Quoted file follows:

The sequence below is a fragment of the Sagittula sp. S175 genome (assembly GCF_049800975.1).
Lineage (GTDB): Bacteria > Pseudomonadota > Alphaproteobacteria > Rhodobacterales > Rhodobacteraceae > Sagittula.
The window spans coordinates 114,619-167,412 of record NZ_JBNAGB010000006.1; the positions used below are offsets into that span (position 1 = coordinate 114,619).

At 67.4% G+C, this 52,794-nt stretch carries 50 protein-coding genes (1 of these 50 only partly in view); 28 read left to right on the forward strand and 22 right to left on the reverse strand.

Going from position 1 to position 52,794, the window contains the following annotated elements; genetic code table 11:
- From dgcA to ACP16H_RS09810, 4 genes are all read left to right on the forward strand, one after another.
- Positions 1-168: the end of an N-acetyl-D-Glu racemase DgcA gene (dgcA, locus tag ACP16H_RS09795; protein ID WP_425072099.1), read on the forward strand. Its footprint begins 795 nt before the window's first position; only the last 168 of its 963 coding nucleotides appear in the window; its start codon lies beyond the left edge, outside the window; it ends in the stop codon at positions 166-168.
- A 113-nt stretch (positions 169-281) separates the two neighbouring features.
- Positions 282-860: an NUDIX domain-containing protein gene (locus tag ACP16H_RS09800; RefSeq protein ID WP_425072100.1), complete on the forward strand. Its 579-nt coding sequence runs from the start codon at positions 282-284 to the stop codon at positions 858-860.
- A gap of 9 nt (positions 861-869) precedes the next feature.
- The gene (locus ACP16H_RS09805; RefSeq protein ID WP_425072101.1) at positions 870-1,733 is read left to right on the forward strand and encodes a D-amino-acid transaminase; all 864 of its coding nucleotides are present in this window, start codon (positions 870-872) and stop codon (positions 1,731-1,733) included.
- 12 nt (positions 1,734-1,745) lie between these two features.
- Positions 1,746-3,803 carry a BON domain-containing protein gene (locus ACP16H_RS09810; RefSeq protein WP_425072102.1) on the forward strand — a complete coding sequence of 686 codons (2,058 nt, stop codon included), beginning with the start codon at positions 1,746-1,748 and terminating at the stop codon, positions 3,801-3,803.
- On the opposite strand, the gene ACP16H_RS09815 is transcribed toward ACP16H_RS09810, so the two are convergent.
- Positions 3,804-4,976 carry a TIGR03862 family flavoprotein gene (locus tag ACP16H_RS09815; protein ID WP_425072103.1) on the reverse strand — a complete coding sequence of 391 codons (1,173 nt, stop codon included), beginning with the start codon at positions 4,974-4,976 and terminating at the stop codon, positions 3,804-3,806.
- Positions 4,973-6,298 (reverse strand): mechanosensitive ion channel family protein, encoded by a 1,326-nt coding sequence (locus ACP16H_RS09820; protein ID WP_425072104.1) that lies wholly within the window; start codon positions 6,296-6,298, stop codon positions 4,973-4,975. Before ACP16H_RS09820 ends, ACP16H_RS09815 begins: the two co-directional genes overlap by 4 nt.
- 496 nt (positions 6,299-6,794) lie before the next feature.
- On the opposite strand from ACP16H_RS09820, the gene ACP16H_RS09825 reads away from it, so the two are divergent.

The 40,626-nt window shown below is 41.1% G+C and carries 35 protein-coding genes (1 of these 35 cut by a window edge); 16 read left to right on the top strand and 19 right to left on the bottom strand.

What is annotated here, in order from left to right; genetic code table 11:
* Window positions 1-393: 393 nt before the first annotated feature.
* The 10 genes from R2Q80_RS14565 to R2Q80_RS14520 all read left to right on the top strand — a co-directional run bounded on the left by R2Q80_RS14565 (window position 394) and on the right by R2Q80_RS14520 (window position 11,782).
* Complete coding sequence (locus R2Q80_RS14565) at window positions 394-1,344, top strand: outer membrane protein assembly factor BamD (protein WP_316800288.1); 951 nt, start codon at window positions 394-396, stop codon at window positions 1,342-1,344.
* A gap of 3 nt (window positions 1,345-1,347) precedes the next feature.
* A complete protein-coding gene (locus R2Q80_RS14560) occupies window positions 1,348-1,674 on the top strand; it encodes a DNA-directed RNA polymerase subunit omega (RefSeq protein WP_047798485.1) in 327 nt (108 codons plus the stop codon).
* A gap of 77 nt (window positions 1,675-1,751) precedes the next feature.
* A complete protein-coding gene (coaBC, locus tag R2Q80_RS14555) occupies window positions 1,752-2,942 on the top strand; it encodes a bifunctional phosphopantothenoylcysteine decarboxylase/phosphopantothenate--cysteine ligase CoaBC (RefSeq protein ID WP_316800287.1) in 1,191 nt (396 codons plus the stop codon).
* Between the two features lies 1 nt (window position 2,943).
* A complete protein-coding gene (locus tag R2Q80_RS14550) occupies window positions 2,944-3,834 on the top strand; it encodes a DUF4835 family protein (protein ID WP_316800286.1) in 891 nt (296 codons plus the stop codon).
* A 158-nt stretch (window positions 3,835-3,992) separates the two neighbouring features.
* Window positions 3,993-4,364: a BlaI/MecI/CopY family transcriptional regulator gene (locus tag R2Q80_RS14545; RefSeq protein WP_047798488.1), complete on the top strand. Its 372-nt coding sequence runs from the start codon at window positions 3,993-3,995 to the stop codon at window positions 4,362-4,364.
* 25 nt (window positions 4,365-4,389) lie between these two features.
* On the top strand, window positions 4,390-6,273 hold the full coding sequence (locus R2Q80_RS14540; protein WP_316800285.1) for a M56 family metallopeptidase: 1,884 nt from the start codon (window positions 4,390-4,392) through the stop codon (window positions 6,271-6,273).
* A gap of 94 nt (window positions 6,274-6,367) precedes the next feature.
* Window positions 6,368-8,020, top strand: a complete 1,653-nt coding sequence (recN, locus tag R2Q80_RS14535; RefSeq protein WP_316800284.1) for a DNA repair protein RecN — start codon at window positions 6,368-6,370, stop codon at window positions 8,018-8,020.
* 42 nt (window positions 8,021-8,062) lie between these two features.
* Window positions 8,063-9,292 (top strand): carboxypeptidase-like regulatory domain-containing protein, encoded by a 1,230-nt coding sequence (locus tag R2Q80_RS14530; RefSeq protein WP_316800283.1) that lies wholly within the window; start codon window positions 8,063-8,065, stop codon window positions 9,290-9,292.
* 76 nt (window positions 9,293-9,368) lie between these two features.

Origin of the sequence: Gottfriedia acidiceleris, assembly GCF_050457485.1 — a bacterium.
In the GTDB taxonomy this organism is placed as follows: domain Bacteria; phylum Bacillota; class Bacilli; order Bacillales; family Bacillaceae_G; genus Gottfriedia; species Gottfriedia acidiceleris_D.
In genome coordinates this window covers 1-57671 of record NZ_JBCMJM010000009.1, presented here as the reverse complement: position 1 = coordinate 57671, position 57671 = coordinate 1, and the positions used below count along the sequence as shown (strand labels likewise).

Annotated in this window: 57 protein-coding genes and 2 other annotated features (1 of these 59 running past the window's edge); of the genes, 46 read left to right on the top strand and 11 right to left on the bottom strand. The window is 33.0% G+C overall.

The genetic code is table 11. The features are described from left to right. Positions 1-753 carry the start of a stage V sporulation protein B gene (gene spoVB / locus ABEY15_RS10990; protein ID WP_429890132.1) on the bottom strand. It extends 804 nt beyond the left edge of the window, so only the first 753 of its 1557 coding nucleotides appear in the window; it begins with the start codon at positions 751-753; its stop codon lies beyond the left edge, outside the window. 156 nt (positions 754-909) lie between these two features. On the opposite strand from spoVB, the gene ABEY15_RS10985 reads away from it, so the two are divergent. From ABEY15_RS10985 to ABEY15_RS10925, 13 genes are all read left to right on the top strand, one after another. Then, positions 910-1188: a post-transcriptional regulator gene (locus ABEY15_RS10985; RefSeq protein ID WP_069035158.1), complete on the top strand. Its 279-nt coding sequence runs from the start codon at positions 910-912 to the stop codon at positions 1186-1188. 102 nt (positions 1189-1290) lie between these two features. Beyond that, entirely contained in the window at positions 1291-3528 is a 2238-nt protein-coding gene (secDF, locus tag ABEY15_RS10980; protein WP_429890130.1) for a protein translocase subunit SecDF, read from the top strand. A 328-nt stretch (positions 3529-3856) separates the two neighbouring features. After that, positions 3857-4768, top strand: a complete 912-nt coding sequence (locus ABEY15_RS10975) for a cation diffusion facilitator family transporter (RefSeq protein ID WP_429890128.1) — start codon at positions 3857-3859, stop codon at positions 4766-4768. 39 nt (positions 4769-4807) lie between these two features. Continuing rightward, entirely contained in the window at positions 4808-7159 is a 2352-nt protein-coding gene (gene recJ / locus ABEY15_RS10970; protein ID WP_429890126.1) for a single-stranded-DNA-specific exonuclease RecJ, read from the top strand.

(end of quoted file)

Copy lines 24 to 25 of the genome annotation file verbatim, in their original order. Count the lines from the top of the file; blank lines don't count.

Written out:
* A gap of 3 nt (window positions 1,345-1,347) precedes the next feature.
* A complete protein-coding gene (locus R2Q80_RS14560) occupies window positions 1,348-1,674 on the top strand; it encodes a DNA-directed RNA polymerase subunit omega (RefSeq protein WP_047798485.1) in 327 nt (108 codons plus the stop codon).